Both Parmalee and I had our autograph books and pens in hand. Our mouths must have been wide open – in shock – as we saw him approaching us. I thought, “Oh my gosh, he’s really coming right over to us!”
My heart was pounding. I just kept looking at him. His hair was dark black, shiny clean – not greasy. His complexion was beautiful. And what a nice young man – a real gentleman! We both froze, like statues. I finally mustered up the ability to ask for his autograph at which time he smiled at me, leaned over and kissed me on the cheek, took hold of my hand and nicely said, “I already signed your book, dahlin’.”
Embarrassed, I looked down at my book, and sure enough, there was his autograph. He had actually taken the book out of my hand, signed it, and slipped it back into my hand without my realizing it.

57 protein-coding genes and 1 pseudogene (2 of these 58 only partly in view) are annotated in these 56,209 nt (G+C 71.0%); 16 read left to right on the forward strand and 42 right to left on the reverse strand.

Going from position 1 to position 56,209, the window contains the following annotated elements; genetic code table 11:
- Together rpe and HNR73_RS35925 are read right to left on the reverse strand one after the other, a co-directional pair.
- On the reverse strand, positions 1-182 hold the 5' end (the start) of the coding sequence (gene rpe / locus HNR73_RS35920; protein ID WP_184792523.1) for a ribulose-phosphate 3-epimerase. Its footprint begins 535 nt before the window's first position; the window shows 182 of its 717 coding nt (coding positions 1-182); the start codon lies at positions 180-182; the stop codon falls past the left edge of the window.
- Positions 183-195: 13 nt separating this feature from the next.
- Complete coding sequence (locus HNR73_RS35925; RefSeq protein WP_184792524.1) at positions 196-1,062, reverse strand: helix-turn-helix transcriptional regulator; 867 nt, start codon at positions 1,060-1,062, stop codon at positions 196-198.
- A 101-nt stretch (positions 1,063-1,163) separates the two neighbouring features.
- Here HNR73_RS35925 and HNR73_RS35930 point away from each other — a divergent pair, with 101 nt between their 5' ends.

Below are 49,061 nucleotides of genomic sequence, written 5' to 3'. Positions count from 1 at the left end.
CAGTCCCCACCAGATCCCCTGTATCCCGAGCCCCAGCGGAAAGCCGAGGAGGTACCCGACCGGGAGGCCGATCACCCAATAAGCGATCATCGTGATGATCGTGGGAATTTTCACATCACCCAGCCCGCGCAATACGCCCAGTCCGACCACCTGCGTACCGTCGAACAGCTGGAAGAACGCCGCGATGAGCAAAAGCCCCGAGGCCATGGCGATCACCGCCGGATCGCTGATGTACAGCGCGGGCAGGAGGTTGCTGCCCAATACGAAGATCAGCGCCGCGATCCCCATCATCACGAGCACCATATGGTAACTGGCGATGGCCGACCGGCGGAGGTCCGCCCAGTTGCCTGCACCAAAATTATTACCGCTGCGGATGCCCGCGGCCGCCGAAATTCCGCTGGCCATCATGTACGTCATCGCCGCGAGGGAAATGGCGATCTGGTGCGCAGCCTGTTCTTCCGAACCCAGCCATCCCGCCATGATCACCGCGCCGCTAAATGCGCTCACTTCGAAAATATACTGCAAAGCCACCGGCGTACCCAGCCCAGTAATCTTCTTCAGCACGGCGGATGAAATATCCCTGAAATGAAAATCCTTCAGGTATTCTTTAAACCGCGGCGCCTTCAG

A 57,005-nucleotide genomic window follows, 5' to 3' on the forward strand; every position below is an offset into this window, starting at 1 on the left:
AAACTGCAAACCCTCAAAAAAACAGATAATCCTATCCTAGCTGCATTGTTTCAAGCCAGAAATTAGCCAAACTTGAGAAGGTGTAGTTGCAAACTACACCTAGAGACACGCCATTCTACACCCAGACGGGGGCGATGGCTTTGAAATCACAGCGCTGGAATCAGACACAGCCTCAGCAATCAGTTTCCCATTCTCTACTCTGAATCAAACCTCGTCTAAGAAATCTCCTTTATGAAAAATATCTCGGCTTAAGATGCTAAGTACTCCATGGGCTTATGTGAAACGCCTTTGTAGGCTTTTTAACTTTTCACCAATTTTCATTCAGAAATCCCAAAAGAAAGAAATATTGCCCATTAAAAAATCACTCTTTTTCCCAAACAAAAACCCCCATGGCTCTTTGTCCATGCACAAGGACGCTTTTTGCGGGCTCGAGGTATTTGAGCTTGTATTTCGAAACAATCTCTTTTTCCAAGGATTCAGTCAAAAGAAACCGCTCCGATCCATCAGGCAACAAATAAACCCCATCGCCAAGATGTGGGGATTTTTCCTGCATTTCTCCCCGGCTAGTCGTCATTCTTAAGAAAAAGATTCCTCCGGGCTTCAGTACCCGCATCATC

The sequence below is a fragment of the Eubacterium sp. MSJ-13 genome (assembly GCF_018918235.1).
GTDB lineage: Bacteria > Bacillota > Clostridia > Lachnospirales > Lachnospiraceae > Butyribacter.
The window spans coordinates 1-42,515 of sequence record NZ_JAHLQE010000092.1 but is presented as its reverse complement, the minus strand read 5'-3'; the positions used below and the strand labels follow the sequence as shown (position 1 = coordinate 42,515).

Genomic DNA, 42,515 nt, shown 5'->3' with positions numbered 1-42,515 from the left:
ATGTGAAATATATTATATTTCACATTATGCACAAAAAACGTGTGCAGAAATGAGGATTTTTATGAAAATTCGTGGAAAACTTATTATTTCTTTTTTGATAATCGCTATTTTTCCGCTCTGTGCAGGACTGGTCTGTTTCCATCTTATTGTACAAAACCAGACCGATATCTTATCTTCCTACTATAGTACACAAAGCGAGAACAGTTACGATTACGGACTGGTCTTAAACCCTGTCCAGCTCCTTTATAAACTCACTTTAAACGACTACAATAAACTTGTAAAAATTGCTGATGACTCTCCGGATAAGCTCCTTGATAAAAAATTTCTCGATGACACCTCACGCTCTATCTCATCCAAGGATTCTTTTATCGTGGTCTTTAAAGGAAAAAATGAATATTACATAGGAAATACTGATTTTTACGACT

I was still so in shock – why couldn’t I have looked cool and in control? Then I looked over at my sister. Her book was signed, too.
Now the loading of cars began. Parmalee and I quickly followed Dad over to the car we had ridden down to the train station in, only to be kindly, but firmly, held back. We were told we would be riding in the second car while only Dad, Elvis, and his manager, Colonel Tom Parker, would travel in the front car. I still remember Dad looking at both Parmalee and me, smiling, knowing we really wanted to be in the back seat of his car, and then watching Dad open up his car door on the driver’s side. As he entered to sit down, Elvis was scooting across into the middle of the front seat, reaching out to shake hands with my father, saying, “Hello, I’m Elvis Presley.”
My Dad responded, “Hello Elvis, I’m Howard Moos.” The vision of those Cadillacs, all the people – it was amazing – and then we departed off to the hotel.
I keep reminding myself that we were young, definitely thrilled and excited to be part of this rare opportunity, but I must admit I cannot remember which hotel we took Elvis to.